Waltzing With the Enemy: A Mother and Daughter Confront the Aftermath of the Holocaust
(Penina Press, 2011)
Anyone who has ever regretted not asking their parents more about their lives or struggled with the psychological burden of being a child of a Holocaust survivor should read this book. Waltzing With the Enemy has a wide message, especially for Europeans who don’t always appreciate the traumatic dislocation suffered by displaced survivors of the Holocaust.
For Americans, perhaps, stories of mixed parentage and mixed religion are relatively familiar. Less so in Europe. For me as an Englishwoman born in the North of England and brought up by practicing Baptists, the story of Mitsios’s exotic parentage is extraordinary. Her parents, a Jewish woman from Vilnius (now capital of Lithuania) and a Greek Orthodox man, met in Vienna during the war, immigrated to Montreal, and finally wound up in Arizona. From sleigh bells in the snowy forest to the halogen light of the desert.
Mitsios and her mother have produced a joint memoir, exploring Kliot’s experience of the Holocaust and the effect of her silence and hidden Jewish identity on her daughter’s life. Both women have written with great personal honesty and the result is a moving testimony to the healing power of truth.
After a lifetime of concealing her Jewish identity and persuading her daughter to do so as well, Rasia Kliot has written a detailed account of her life as a persecuted Jew in Vilnius during the Second World War. Vilnius, where 95 percent of the Jewish population was destroyed—over 50,000 men, women, and children.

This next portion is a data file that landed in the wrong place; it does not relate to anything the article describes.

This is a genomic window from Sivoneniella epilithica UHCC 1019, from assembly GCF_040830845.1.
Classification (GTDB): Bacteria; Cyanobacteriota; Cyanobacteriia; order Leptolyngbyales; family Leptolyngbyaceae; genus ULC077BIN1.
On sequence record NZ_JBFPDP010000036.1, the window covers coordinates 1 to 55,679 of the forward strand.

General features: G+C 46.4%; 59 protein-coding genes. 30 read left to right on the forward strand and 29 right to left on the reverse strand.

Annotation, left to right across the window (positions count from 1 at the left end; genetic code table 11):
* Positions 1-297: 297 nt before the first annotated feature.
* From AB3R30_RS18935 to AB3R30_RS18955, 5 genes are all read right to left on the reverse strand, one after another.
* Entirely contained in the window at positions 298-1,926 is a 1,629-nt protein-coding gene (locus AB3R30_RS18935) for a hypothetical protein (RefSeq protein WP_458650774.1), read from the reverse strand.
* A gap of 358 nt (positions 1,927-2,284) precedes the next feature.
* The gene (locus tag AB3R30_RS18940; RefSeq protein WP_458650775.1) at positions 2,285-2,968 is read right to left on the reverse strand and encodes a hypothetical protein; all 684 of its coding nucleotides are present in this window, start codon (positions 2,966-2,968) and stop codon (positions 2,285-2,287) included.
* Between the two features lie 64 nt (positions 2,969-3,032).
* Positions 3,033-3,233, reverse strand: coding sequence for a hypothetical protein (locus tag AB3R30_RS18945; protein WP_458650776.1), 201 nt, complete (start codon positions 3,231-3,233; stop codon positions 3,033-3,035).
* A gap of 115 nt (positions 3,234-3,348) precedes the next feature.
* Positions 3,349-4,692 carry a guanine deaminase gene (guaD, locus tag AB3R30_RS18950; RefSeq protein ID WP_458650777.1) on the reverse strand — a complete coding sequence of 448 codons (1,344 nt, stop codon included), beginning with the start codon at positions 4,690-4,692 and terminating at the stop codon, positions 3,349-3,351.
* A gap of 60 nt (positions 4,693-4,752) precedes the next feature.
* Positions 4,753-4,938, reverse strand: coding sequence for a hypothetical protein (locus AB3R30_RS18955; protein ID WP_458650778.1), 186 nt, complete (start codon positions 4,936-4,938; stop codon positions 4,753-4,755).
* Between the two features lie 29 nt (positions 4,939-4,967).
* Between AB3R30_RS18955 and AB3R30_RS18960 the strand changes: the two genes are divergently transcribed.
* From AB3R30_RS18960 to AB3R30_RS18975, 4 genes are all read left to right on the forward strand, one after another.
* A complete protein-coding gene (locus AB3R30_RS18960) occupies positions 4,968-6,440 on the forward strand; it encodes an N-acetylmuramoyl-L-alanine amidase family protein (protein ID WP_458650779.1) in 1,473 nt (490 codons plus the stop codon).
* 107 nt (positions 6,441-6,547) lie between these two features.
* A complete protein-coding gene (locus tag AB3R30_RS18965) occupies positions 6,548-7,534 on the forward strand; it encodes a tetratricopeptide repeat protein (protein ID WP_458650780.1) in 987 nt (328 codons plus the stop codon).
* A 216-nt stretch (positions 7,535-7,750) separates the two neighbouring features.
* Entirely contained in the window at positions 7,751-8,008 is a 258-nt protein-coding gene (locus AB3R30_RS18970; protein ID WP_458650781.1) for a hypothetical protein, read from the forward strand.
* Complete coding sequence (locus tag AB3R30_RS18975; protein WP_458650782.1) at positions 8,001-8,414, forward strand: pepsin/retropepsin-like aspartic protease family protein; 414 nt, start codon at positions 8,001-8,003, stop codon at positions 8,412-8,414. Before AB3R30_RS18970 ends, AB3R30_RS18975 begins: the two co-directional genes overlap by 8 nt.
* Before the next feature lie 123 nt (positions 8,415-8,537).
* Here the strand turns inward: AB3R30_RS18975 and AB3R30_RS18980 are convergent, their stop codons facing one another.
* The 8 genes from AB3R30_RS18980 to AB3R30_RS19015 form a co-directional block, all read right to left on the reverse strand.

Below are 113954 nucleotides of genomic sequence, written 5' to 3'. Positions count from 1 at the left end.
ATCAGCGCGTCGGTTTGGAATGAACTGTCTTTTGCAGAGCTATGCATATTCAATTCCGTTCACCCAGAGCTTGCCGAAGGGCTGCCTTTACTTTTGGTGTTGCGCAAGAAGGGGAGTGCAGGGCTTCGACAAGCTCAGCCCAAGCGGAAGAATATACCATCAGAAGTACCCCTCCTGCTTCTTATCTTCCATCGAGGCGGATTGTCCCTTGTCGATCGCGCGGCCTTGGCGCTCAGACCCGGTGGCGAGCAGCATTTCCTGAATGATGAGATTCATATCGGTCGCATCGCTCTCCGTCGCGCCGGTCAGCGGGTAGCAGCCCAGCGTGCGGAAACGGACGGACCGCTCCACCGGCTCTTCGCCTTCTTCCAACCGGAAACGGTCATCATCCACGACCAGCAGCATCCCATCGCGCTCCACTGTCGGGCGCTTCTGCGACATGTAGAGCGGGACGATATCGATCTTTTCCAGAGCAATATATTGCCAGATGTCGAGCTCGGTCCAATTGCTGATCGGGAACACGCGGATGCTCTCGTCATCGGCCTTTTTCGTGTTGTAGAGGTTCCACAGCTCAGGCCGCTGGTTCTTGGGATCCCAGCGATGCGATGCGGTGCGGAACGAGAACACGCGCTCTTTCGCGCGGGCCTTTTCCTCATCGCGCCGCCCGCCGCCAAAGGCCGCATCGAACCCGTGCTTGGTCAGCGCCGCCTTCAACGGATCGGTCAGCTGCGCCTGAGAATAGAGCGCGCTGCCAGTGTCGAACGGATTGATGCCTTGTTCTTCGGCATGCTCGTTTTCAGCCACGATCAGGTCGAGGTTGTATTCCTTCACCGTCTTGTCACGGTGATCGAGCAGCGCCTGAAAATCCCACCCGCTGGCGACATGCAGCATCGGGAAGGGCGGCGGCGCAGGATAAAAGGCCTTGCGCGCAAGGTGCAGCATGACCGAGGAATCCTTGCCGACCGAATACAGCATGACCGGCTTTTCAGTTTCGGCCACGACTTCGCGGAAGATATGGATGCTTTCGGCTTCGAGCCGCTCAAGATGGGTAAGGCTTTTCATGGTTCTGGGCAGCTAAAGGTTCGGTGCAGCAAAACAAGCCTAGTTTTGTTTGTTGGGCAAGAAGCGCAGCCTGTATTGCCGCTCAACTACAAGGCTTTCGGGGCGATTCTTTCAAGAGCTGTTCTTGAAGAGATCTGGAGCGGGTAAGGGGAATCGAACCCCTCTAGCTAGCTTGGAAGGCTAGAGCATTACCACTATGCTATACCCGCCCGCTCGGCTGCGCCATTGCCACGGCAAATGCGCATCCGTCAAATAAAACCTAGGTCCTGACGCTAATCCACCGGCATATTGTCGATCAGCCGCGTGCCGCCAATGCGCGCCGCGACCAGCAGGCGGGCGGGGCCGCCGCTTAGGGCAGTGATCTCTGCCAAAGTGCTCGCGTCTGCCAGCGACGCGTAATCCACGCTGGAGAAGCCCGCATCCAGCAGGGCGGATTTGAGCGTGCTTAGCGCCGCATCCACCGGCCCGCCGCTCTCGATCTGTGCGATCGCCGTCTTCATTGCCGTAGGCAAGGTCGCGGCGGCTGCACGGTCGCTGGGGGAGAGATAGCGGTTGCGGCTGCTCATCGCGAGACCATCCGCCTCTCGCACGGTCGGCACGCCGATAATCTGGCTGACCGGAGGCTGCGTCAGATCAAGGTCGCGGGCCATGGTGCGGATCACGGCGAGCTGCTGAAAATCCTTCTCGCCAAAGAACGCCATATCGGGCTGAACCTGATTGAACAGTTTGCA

Kliot, then a teenager, describes her heroic efforts to survive and save her mother and brother from the ghetto, where daily massacres were taking place. She succeeded in slipping out of the ghetto, removing her coat with the yellow star, and acquiring false IDs in order to remain outside as a Christian. Her near escapes from arrest and certain death are heart-stopping. She moves from refuge to refuge, the homes of a few friends willing to risk their own lives to shelter Jews, and others who would help Jews for payment. She writes in compelling, gruelling detail of her experiences working as a maid and farmhand. She is constantly alert to denunciation, ill-fed, brutally treated, and nearly raped several times, while she searches for a safe refuge for what remains of her family.
For Mitsios, her mother’s suppressed identity as a Holocaust survivor proves to be a difficult burden to cast off. She describes her own background with growing self-knowledge. With the insight provided by literature and therapy, she comes to realize how much she internalizes her mother’s fears. She finally accepts that she has to learn to live for herself and explore her own Jewish identity, while detaching herself from her mother’s memories, and her own sense of responsibility for her mother’s happiness. Finally, she makes a trip to Vilnius, including a visit to the memorial in the Ponary forest where the Jews were shot and buried in mass graves. Her experience of present day Vilnius, where the ghetto is barely mentioned in the tourist literature, provides welcome closure.
The book is written in two halves, and the two voices are distinct and memorable. For both women it is a brave and moving attempt to come to terms with the past and its effect on their own relationship. Helen describes suppressing tears as she types her mother’s handwritten account, but she herself writes with wit and an easy grace that makes a story of brutality, despair, and loss into a highly readable contemporary memoir, and a precious contribution to the need for carefully distilled memory to repair the world.